Wadesboro’, Anson County, N. Carolina. July 1st. 1807.
I beg leave to submit to your consideration, as a member of the American Philosophical Society, the principle on which, I have conceived, the construction of a machine, capable of perpetuating its own motion, is practicable.
The following outline embraces the principle.
Let a wheel, of an adapted make to receive its revolution from a current of air, be inclosed in an airtight trunk, as snugly fitted to it as its requisite Strength & the unimpeded motion of the wheel will admit. Into the trunk, & a small distance through it, so as to give the most effectual direction to the current on the wheel, let a funnel-like pipe for admitting the necessary quantity of air, be inserted. Let this admitted current of air find its outlet through a Similar pipe leading from this into another trunk Similarly constructed & fitted out with its wheel—& let this pipe extend through its (the second) trunk the requisite distance to direct the continued current of air, as before. Let 1, 2, 3, or as many more trunks, with their wheels, as may be found necessary, be continued on by the same kind of tubular connexion—& to the last pipe, at the termination of the series of trunks, let a large air pump, or pumps, be affixed.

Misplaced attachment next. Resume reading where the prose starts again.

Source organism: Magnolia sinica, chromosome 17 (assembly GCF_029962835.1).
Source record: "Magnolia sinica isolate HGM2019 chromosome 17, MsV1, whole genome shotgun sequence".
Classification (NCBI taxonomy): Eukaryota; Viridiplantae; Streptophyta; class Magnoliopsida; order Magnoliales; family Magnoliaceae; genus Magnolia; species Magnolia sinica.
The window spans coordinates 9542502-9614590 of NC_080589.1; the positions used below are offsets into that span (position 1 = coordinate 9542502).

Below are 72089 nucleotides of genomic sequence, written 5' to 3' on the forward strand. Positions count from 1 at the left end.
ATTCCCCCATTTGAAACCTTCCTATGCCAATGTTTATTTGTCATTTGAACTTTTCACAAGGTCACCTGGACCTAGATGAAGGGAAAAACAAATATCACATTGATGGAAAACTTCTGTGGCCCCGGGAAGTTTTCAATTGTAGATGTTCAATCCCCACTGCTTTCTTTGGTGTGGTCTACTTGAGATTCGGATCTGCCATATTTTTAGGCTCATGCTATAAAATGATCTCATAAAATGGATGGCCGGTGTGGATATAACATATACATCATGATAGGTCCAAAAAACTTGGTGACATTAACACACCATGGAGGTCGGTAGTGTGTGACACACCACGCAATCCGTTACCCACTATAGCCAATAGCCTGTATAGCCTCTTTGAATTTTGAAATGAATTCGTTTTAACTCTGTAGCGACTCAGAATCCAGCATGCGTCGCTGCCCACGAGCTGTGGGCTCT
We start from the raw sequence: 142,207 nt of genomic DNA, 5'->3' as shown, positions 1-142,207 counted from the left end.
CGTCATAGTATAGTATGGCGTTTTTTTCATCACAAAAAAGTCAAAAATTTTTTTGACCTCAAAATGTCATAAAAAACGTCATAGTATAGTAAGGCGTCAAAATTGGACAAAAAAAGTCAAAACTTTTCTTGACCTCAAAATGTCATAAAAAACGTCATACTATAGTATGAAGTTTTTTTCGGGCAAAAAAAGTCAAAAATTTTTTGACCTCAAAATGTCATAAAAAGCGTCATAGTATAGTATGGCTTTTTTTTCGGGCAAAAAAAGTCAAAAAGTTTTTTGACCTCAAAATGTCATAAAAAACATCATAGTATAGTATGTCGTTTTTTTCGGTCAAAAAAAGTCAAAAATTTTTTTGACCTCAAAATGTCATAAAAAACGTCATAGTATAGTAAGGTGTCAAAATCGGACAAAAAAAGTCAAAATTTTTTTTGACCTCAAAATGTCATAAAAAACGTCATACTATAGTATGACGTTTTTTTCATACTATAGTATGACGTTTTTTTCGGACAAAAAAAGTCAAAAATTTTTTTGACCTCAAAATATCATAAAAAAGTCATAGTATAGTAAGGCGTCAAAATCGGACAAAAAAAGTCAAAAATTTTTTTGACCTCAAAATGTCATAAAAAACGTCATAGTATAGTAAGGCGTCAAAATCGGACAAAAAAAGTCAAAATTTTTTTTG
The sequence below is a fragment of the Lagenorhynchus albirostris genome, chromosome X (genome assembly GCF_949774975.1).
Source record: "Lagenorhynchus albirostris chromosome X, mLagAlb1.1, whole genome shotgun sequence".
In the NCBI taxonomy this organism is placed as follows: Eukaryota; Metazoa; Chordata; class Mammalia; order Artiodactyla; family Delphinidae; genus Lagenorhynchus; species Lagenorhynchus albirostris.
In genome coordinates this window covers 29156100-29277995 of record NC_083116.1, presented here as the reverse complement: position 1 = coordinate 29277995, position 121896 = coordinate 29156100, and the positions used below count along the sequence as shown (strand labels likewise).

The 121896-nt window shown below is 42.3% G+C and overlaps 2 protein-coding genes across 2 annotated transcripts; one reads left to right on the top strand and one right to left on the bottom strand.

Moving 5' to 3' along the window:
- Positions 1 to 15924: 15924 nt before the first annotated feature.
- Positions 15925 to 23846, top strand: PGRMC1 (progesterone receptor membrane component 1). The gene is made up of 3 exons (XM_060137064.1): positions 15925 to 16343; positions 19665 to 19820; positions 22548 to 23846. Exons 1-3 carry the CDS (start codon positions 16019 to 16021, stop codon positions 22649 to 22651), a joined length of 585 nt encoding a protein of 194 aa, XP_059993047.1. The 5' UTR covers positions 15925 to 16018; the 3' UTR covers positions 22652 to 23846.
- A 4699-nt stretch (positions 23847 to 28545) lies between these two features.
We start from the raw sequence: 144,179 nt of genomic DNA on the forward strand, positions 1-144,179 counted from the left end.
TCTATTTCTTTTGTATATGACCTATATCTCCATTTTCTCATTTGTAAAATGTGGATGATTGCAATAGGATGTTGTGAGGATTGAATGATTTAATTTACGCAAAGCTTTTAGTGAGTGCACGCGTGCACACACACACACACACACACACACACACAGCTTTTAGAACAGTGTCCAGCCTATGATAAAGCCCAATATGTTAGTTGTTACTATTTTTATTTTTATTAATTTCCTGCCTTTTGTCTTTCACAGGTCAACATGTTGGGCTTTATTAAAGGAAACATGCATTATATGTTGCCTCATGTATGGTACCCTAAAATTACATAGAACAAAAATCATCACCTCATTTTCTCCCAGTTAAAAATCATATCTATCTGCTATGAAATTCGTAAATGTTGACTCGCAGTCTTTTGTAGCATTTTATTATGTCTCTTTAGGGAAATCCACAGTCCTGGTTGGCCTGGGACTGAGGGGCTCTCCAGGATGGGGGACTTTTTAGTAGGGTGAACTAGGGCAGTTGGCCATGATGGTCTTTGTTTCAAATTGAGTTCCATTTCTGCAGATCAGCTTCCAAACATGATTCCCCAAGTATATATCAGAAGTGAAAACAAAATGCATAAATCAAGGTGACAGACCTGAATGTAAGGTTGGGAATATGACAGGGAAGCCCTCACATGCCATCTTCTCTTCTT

The trunks are to be arranged circularly, with the axes of the wheels raised perpendicularly, their elevated ends extending through the trunks to receive cog wheels, so as to be brought to a common bearing on one large wheel prepared to receive their united force. This large wheel is to work the pump.—
The idea is briefly sketched. It would be superfluous to go into any detail of contrivances, till the assumed basis for the plan be tested. You will particularly oblige me by giving your opinion whether the application of the principle, under any modification, to machinery, can be productive of any real accession of force.
I am your very humble Sert.
DLC: Papers of Thomas Jefferson.